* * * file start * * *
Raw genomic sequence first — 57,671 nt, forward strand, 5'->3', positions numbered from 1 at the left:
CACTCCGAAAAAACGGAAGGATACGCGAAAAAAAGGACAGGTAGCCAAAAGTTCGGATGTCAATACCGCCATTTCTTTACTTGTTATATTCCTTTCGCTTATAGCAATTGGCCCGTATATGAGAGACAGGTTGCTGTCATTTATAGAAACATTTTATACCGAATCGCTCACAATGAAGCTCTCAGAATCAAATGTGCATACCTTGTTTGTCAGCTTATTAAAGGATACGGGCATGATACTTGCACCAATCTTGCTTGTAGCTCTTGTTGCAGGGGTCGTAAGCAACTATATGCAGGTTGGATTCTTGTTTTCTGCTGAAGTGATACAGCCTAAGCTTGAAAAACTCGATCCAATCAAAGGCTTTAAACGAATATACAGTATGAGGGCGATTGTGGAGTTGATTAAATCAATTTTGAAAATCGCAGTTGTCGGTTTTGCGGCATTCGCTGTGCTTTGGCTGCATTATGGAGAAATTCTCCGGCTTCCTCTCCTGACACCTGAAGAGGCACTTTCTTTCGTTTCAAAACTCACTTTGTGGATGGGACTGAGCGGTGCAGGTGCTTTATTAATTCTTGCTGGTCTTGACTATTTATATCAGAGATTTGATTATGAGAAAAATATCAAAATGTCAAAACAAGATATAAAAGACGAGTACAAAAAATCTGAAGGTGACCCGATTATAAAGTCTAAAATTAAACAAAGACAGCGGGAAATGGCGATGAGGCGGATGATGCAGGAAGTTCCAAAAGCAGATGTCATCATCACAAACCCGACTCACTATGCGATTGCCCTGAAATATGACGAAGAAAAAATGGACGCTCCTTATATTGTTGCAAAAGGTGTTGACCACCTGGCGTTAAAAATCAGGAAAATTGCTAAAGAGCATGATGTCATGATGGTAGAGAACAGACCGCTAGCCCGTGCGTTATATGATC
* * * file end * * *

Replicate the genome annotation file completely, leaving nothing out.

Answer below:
Raw genomic sequence first — 57,671 nt, forward strand, 5'->3', positions numbered from 1 at the left:
CACTCCGAAAAAACGGAAGGATACGCGAAAAAAAGGACAGGTAGCCAAAAGTTCGGATGTCAATACCGCCATTTCTTTACTTGTTATATTCCTTTCGCTTATAGCAATTGGCCCGTATATGAGAGACAGGTTGCTGTCATTTATAGAAACATTTTATACCGAATCGCTCACAATGAAGCTCTCAGAATCAAATGTGCATACCTTGTTTGTCAGCTTATTAAAGGATACGGGCATGATACTTGCACCAATCTTGCTTGTAGCTCTTGTTGCAGGGGTCGTAAGCAACTATATGCAGGTTGGATTCTTGTTTTCTGCTGAAGTGATACAGCCTAAGCTTGAAAAACTCGATCCAATCAAAGGCTTTAAACGAATATACAGTATGAGGGCGATTGTGGAGTTGATTAAATCAATTTTGAAAATCGCAGTTGTCGGTTTTGCGGCATTCGCTGTGCTTTGGCTGCATTATGGAGAAATTCTCCGGCTTCCTCTCCTGACACCTGAAGAGGCACTTTCTTTCGTTTCAAAACTCACTTTGTGGATGGGACTGAGCGGTGCAGGTGCTTTATTAATTCTTGCTGGTCTTGACTATTTATATCAGAGATTTGATTATGAGAAAAATATCAAAATGTCAAAACAAGATATAAAAGACGAGTACAAAAAATCTGAAGGTGACCCGATTATAAAGTCTAAAATTAAACAAAGACAGCGGGAAATGGCGATGAGGCGGATGATGCAGGAAGTTCCAAAAGCAGATGTCATCATCACAAACCCGACTCACTATGCGATTGCCCTGAAATATGACGAAGAAAAAATGGACGCTCCTTATATTGTTGCAAAAGGTGTTGACCACCTGGCGTTAAAAATCAGGAAAATTGCTAAAGAGCATGATGTCATGATGGTAGAGAACAGACCGCTAGCCCGTGCGTTATATGATC